For two years, artist Melissa McGill has had a vision: A fleet of traditional wooden boats, rigged with sails in shades of vivid crimson, sailing across the Venetian lagoon. Tomorrow, that vision will finally come to life in the inaugural outing of Red Regatta, a public art project that is both a celebration of the city’s maritime history and a cautionary tale about the effects of climate change and mass tourism.
“It’s all about the wind and the waters, and this rich sailing culture,” McGill told artnet News. “Sailing is an environmentally friendly tradition. The motor boats throw wake that eats away at the city.”
When we met, she was preparing to set sail on Borin, one of the 52 locally owned boats that will take part in Red Regatta. The boat’s captain, a Venetian native in his 70s named Giorgio Giacometti, was hoisting the bright red sails. Th boats were custom-made for the project, and hand-painted by local college students and other volunteers.
“It became this huge community bonding thing. It was really magical,” McGill said. To paint the sails, her team used large paintbrushes and brooms. “They’re very expressive brushstrokes, so when the sails are raised and the light comes through, it becomes a painting.”
The artist first visited to Venice 30 years ago, as a recent college graduate. She stayed for two years, and has continued coming back regularly ever since. She staged another project, called The Campi—inspired by Venice’s historic public squares—during the opening of the 2017 Venice Biennale.
It was then that she met Giorgio Righetti, president of the Associazione Velaal Terzo Venezia, a private club for sailors of vela al terzo boats. Flat-bottomed with a removable mast, the vela al terzo are designed to navigate the Venetian canals, with their many bridges and often shallow depths.
Although Venice is most associated with the gondola, the vela al terzo have been a fixture of the city for more than 1,000 years. Boats have been handed down generation to generation and lovingly maintained by their owners. Enchanted by these unique vessels, McGill came up with the idea for Red Regatta almost instantly.
The Associazione quickly came on board with the project, with 52 members volunteering to lend their boats for the occasion. (They each get to keep the red sails.) McGill has taken photographs of each participating boat owner—four women and 48 men—against a red sail backdrop. The portraits and the stories of the sailors and their ships will be part of a forthcoming book.
“A huge part of this project is to connect the visitors and the people who live here. There’s one Venetian for something like every 350 tourists,” McGill said. “The vela al terzo is a really important tradition, and they’re really excited about sharing it more widely.”
The red color represents both a sense of strong emotions and the city of Venice itself, with its red-brick buildings and terracotta roofs, its flag, its historic trade in Venetian red pigment, and the use of red in the work of local Old Masters such as Titian and Tintoretto.
McGill worked with Golden Artist Colors, which donated supplies for the project, to produce a unique shade of red for each boat, ranging from scarlet to orange to magenta. In total, McGill madee 104 sails, two for each vessel. “Every boat is a different size, so every boat has custom sails,” she said.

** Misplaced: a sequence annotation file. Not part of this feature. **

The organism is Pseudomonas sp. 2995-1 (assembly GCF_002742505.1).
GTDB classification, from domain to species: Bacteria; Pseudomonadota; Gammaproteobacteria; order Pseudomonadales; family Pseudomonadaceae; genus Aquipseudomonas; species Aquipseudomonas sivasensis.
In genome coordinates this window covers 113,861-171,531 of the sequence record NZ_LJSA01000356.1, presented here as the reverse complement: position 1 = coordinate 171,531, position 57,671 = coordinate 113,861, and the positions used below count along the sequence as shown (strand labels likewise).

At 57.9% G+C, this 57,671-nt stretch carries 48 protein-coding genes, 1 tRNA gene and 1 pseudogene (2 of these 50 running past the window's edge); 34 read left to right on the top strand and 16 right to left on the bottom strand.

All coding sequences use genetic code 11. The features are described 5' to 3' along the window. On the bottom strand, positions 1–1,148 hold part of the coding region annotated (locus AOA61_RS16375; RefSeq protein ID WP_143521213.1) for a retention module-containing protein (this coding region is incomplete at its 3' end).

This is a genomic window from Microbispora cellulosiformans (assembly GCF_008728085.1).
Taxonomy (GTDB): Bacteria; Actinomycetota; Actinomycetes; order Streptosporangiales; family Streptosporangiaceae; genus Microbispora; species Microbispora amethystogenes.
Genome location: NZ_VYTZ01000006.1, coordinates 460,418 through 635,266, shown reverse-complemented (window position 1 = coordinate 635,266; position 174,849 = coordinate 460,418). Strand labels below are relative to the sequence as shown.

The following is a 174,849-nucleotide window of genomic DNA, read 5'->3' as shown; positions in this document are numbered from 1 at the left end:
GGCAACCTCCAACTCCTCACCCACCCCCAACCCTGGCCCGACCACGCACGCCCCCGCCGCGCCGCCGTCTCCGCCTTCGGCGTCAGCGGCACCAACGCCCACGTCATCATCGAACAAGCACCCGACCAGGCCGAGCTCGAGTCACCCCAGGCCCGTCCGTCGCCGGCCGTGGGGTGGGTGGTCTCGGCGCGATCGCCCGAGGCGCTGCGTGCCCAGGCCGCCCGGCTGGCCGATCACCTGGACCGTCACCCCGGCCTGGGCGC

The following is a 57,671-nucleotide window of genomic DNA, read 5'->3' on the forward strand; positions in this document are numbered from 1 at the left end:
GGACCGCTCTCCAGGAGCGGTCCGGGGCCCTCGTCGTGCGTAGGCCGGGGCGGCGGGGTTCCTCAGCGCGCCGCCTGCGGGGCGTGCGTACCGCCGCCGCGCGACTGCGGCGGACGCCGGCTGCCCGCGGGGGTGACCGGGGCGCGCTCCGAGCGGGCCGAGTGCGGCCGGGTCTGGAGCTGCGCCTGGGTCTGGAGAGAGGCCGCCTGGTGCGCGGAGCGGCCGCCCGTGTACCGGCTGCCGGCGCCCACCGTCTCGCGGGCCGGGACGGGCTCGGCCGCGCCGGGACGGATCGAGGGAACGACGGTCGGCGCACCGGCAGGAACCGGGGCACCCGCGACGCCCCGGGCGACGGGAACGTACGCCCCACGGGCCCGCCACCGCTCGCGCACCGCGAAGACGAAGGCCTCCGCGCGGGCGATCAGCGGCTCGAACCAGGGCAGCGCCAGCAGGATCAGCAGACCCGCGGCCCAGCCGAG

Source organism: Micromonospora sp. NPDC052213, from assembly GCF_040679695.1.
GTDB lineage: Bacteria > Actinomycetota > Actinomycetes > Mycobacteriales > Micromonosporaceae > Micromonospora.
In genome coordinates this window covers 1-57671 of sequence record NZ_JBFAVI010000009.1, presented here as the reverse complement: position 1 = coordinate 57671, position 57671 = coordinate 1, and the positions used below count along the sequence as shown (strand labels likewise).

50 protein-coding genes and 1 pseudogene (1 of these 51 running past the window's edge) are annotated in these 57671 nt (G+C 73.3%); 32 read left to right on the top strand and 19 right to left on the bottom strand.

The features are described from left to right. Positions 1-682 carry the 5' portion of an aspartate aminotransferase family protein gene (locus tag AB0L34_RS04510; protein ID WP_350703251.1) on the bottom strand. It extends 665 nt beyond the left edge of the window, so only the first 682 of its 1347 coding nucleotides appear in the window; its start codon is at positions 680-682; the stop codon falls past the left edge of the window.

“Bravissimo, Giorgio!” McGill called out before our first voyage under one of the red sails, as the elderly sailor finished rigging Borin, so-named for the northern wind.
“Do you like it?” he asked.
“I like it!” she said.
A few minutes later, the crimson sails flashing against the sparkling blue-green waters. His experienced hands on the tiller, Giacometti guided us across the lagoon, tacking back and forth with ease. “The man has the sea in his blood,” McGill said.
Red Regatta will offer a striking visual spectacle ripe for Instagram, but it also presents a picture both of Venice’s past, and of an alternate future, should the city survive the threat of climate change.
McGill worked with more than 250 Venetian partners on the piece, which is curated by Chiara Spangaro and project manager Marcella Ferrari. It was co-organized by Magazzino Italian Art Foundation in Cold Spring, New York, while Ocean Space and No Longer Empty collaborated on the programming. The first Red Regatta will set sail in Venice’s northern lagoon, taking place between Fondamente Nove and Isola di San Michele.
There will be four regattas in total, with additional stagings in different areas of the city on June 30, September 1, and September 15. But it all kicks off this weekend, on the first public day for the Venice Biennale.
“It’s been a real challenge,” McGill said, “but now I can enjoy it.”
“Melissa McGill: Red Regatta” is on view in the north lagoon in Venice, May 11, 2 p.m.–4 p.m. Viewing points are along the Fondamente Nove, from Fondamente Nove vaporetto stop to Ospedale vaporetto stop; Calle Giazzo, from Celestia vaporetto stop to Associazione Vela al Terzo headquarters. A reception with the artist will follow at the Associazione Vela al Terzo headquarters, Calle Giazzo 30122, Venice.
The June 30 Red Regatta will sail along the Lido between the islands of San Servolo and Poveglia, 12 p.m.–2 p.m. Viewing locations are Riva dei Sette Martiri, Viale Giardini Pubblici, San Servolo Island, and Lido’s Lagoon waterfront.
The September 1 Red Regatta will sail along Canale della Giudecca, Bacino San Marco, and Canal Grande, 12 p.m.–2 p.m. Viewing points are Fondamenta Zattere, Punta della Dogana, Isola di San Giorgio Maggiore, Piazza San Marco, Riva degli Schiavoni, Fondamenta della Giudecca, side of Canale della Giudecca Canal Grande.
The September 15 Red Regatta will sail between Burano and Torcello, 2 p.m.–4 p.m. Viewing points are the Burano waterfront and Torcello waterfront.
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